The Strange Comfort of Valleys

The Strange Comfort of Valleys

‘When sorrows come, they come not single spies. But in battalions!’
— HAMLET Act IV, Scene V

2017 was a hot mess for a lot of people.  It was politically sticky, socially nauseating and emotionally draining.  Strangely enough life at the start of the year was going rather swimmingly, so swimmingly that I was foolishly unaware of the pain that was looming over me.     Sometimes it’s hard to work out whether you’re climbing a mountain or tumbling into a valley. The sensations are similar; both make your legs hurt.  Sometimes when you’re climbing uphill the steepness is overwhelming  and when you’re cascading down, it’s hard to maintain balance. I thought I was climbing when actually I was falling and I had been falling for sometime. 

    At the beginning of Summer  2017 God gave me a picture of a mountain. It was tall and beautiful and mesmerising, covered in lush vegetation and springs. I was excited, finally, it was time to get the heck out of this valley and start climbing some peaks. Around the same time my friends took me kayaking in Loch Lomond just outside Glasgow, which is surrounded by tall green hills. As I paddled through the choppy water, singing Pocahontas at the top of my lungs, I felt euphoric about finally being ‘happy again’. At the same time a very wise woman told me not to hurry out of the valley before it had taught me all it needed to but I felt so claustrophobic and all I could think about was climbing.

      At the end of the Summer a friend drew me a picture of a series of mountains and valleys. I took it home and put it on my mantlepiece and stared at it for a long time. It dawned on me that perhaps the initial climb out of the valley required strength that I didn’t quite have yet.  I learned to yield to the valley’s demands of rest and reflection. It was painful. It was hard to stop, to let go and to trust that if I took this time to dig deep, I wouldn’t be missing out on what was going on around me. Valleys are resting places, they are slow and meandering and sometimes there is more than one. There are valleys with deep ravines and dark woods but there are also valleys with thriving communities and bubbling creeks.  One makes us face the darkness head on and the other challenges our need to be in control.  They can be lonely places but we will stay in them longer than we should if we do not accept the help of those who offer to guide us through. My impulse was to bolt out of the lowland in search of the quickest high I could find. Thankfully I had friends and mentors who confronted me and quite often literally made me sit and be still.  I slept, I cried, I read novels, I swam in Hampstead Ladies pond and prayed. I filled a bookcase, put up pictures, bought new bedding and wrote.  I went back into customer service and let the slow rhythms of making coffee and waiting tables heal me with it’s routine. I stumbled on a beautiful church community that was working through the book of Philippians, focussing on finding joy in tough circumstances. I harvested that valley for all that it could give me.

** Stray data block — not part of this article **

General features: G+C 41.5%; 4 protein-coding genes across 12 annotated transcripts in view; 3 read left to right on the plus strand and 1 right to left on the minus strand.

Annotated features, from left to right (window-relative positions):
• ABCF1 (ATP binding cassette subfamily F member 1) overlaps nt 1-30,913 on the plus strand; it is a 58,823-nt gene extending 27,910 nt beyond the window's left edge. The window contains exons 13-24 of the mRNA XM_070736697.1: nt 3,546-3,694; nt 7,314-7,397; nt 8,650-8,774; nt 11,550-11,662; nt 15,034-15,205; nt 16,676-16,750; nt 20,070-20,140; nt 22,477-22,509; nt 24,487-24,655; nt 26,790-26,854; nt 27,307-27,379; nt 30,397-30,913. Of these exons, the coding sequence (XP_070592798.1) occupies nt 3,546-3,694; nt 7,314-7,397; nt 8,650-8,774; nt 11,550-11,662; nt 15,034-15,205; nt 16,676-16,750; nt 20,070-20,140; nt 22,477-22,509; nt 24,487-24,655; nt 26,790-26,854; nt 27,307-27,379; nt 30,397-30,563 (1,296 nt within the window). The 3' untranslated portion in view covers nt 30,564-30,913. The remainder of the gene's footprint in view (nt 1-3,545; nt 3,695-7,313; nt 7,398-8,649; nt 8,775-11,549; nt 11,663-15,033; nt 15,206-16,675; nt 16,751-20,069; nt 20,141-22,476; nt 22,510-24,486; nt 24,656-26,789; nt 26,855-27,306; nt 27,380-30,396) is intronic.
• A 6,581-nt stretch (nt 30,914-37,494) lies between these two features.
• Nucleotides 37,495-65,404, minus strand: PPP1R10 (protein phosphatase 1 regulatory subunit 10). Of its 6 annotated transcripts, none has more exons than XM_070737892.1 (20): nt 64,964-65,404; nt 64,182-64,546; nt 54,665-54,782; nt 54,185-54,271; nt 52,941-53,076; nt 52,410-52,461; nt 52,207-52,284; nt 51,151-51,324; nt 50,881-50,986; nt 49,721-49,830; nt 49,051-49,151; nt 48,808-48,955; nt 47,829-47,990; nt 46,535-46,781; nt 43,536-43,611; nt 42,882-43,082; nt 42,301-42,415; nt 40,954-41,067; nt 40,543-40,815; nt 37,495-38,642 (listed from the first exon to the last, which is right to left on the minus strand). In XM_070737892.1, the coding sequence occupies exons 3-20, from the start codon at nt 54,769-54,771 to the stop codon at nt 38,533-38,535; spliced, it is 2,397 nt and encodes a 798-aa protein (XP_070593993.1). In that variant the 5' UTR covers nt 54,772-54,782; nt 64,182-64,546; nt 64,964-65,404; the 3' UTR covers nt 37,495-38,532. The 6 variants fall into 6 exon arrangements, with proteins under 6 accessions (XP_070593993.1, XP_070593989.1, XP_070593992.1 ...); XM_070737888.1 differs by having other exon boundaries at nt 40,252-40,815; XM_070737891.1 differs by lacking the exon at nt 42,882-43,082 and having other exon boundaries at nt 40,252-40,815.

You see, I thought highs and lows directly correlated to my outward circumstances; my life has been peppered with grief, anxiety, disability, sickness and heartache.  I understood those valleys, they made sense. I was furious with myself for feeling so low, when everything had seemed so perfect.  However, I had put my comfort in flimsy promises and I had rushed out of previous valley seasons before my heart had fully healed.  I was building my life on sand, the storm came and everything I had built disintegrated. 

     But learning that joy is not circumstantial released me from the fear of the valley. I stopped resenting the slower pace and instead of feeling claustrophobic I started to feel comforted.   In a strange way, I’m sure in this next season of climbing, I will miss it. 

When Joan Braided My Hair

When Joan Braided My Hair

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